Likewise, we cannot fall into the convenient trap of treating CO2 emissions as the only contributing factor. Forest management in the U.S. is a disgrace. Ocean dumping by irresponsible players around the globe is killing reefs. Deforestation is robbing us of the ability to let nature and the atmosphere heal itself.

There are many steps we can take, from placing modest taxes on plastics to fund recycling to holding our trading partners responsible for their contributions to climate change. But we can’t take them alone.

Energy independence must be a priority, not just for the environment, but for our national security. Waging wars across the globe because we are held hostage to oil supplies must be a thing of the past. Policies that simply shift energy production from the U.S. to other, less responsible, nations do nothing to slow climate change — or to improve the quality of life for our own people.

Criminal Justice Reform

At the most basic level, the role of government is to help keep us safe, while preserving fundamental rights under the Constitution. In no other aspect of society is that more important than our criminal justice system. Police. Courts. Prisons. We give them all incredible power over human lives — and we have to get it right.

Unfortunately, from the failed War on Drugs to understandable, but real, over-reactions to the tragedy of 9-11, we have NOT always gotten it right. The U.S. has the highest incarceration rate in the world. Higher than Russia, China, Mexico, Pakistan or anywhere in Africa. That’s an incredible fact. Not only does it point to very real problems with our criminal justice system, but the sheer dollar cost to taxpayers is ridiculous.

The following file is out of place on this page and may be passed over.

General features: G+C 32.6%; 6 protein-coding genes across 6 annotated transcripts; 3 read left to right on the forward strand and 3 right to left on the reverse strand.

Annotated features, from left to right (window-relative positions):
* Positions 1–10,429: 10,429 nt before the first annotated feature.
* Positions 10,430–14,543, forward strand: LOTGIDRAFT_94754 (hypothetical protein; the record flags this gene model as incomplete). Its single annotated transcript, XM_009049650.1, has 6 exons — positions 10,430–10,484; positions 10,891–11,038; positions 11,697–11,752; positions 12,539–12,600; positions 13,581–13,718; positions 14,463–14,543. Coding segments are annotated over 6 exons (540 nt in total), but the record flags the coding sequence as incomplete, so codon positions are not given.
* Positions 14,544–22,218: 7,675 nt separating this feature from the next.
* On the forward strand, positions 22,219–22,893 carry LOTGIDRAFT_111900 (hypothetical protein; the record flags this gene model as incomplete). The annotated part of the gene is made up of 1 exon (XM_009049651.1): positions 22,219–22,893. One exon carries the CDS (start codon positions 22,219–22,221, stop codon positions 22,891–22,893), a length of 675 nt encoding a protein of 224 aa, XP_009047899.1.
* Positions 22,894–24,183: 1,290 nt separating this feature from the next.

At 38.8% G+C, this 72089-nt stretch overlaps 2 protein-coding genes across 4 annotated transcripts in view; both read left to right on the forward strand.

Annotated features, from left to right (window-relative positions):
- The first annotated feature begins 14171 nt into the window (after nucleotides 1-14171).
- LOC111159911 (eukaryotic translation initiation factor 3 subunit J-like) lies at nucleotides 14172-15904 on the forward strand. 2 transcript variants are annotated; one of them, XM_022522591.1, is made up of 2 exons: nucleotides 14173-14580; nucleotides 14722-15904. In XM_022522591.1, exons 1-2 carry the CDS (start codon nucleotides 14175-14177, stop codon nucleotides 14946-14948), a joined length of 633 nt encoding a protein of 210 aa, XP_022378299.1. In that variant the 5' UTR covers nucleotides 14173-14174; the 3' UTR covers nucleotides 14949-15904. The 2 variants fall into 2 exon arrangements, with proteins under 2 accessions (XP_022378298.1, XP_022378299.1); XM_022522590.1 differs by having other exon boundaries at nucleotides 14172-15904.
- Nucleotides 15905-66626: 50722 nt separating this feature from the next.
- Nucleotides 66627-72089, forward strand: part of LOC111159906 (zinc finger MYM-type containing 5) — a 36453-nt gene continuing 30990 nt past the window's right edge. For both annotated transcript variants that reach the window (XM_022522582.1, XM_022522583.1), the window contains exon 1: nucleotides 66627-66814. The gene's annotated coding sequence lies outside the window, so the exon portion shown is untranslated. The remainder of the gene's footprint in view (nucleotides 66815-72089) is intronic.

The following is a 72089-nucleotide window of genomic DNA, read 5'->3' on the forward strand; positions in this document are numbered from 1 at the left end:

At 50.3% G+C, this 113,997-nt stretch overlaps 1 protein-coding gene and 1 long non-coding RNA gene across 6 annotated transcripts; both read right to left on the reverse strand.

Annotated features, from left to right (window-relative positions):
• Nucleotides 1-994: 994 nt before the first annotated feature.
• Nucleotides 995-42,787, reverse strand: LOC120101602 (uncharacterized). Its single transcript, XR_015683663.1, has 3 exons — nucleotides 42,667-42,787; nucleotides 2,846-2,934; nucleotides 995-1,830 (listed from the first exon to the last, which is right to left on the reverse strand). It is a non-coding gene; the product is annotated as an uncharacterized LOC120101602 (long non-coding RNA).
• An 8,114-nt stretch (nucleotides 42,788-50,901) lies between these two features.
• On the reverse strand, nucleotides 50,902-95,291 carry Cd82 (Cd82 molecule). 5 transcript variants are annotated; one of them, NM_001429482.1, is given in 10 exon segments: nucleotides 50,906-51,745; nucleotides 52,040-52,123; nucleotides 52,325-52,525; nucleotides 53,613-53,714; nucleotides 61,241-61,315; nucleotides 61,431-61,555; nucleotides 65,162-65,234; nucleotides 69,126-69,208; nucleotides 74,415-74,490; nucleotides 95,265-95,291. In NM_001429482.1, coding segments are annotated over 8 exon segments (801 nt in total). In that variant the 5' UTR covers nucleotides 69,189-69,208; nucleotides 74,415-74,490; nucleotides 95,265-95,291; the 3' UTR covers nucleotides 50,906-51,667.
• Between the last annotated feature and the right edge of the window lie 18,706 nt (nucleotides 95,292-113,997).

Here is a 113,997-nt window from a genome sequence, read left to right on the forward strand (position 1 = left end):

Likewise, regardless of political party or ideology, we cannot ignore the facts about race and criminal justice. A black person in the United States is four times more likely to end up in jail than a white person. That cannot just be explained away. It tells us there is something very wrong.

As it should be, most criminal justice is carried out by the states, and many state legislatures have and continue to enact needed reforms. However, there is much Congress can and should do:

  • First, there are simply too many “federal” crimes. Congress should not make something a federal crime unless it involves interstate or international acts. Politicians in Washington don’t need to outlaw activities that are already crimes under state jurisdiction.
  • Congress should encourage the creation of courts that deal specifically with veterans, substance abuse, mental illness, and others for whom traditional criminal courts cannot offer effective “justice”. Mandatory minimum sentences and “three strike” laws that tie the hands of the Courts should be revisited.
  • Prison beds should be reserved for those who present real threats to society — not those who simply cannot pay fines, make bail, or suffer from nonviolent addictions.
  • “Defunding” the police is obviously a ridiculous notion. However, that does not mean police departments, courts and the rest of the criminal justice system should not be held accountable for the tax dollars they spend. Where appropriate, resources should be directed to results-oriented programs and personnel who can reduce harm, keep us safe and focus on real solutions to domestic violence, trafficking, substance abuse, etc.